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Stories of the Sea

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A gathering of the best maritime fiction from the last two hundred years: tales of shipwrecks and storms at sea, of creatures from the deep, of voyages that test human limits on the wild and limitless waters. Classic adventures stories by Joseph Conrad, Rudyard Kipling, Stephen Crane, Robert Louis Stevenson, and Jack London mix with marvelously imaginative tales by Isak Din A gathering of the best maritime fiction from the last two hundred years: tales of shipwrecks and storms at sea, of creatures from the deep, of voyages that test human limits on the wild and limitless waters. Classic adventures stories by Joseph Conrad, Rudyard Kipling, Stephen Crane, Robert Louis Stevenson, and Jack London mix with marvelously imaginative tales by Isak Dinesen, Patricia Highsmith, and J. G. Ballard. Robert Olen Butler explores the memories of a Titanic victim who has become part of the sea that swallowed him; Ray Bradbury’s “The Fog Horn” summons something primeval and lonely from the ocean depths; John Updike’s vacationing lovers retrace the route of Homer’s Odyssey on a cruise ship. From Edgar Allan Poe’s dramatic “A Descent into the Maelstrom” to Ernest Hemingway’s chilling “After the Storm” to Mark Helprin’s heartbreaking “Sail Shining in White,” the stories here are as wide-ranging and entrancing as the sea itself.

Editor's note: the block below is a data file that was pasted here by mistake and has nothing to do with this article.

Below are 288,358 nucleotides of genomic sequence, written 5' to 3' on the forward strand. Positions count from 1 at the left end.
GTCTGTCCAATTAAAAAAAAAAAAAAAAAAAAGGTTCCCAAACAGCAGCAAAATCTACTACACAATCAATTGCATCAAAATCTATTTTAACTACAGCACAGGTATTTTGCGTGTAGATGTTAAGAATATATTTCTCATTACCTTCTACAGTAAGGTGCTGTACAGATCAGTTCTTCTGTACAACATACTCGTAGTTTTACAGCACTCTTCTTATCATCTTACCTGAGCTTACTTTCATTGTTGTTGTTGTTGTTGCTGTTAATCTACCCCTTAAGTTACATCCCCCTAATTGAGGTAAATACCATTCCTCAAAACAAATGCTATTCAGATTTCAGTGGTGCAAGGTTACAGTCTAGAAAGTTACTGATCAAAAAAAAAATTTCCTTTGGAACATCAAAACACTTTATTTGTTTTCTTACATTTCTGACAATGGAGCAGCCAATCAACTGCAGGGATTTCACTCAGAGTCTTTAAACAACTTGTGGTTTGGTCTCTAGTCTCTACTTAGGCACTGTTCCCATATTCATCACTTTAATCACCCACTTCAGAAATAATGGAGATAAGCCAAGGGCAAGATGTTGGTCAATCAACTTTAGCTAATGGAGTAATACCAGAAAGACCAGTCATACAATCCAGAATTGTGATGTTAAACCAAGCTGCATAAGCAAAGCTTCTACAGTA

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A gathering of the best maritime fiction from the last two hundred years: tales of shipwrecks and storms at sea, of creatures from the deep, of voyages that test human limits on the wild and limitless waters. Classic adventures stories by Joseph Conrad, Rudyard Kipling, Stephen Crane, Robert Louis Stevenson, and Jack London mix with marvelously imaginative tales by Isak Din A gathering of the best maritime fiction from the last two hundred years: tales of shipwrecks and storms at sea, of creatures from the deep, of voyages that test human limits on the wild and limitless waters. Classic adventures stories by Joseph Conrad, Rudyard Kipling, Stephen Crane, Robert Louis Stevenson, and Jack London mix with marvelously imaginative tales by Isak Dinesen, Patricia Highsmith, and J. G. Ballard. Robert Olen Butler explores the memories of a Titanic victim who has become part of the sea that swallowed him; Ray Bradbury’s “The Fog Horn” summons something primeval and lonely from the ocean depths; John Updike’s vacationing lovers retrace the route of Homer’s Odyssey on a cruise ship. From Edgar Allan Poe’s dramatic “A Descent into the Maelstrom” to Ernest Hemingway’s chilling “After the Storm” to Mark Helprin’s heartbreaking “Sail Shining in White,” the stories here are as wide-ranging and entrancing as the sea itself.

30 review for Stories of the Sea

  1. 4 out of 5

    Elena Sala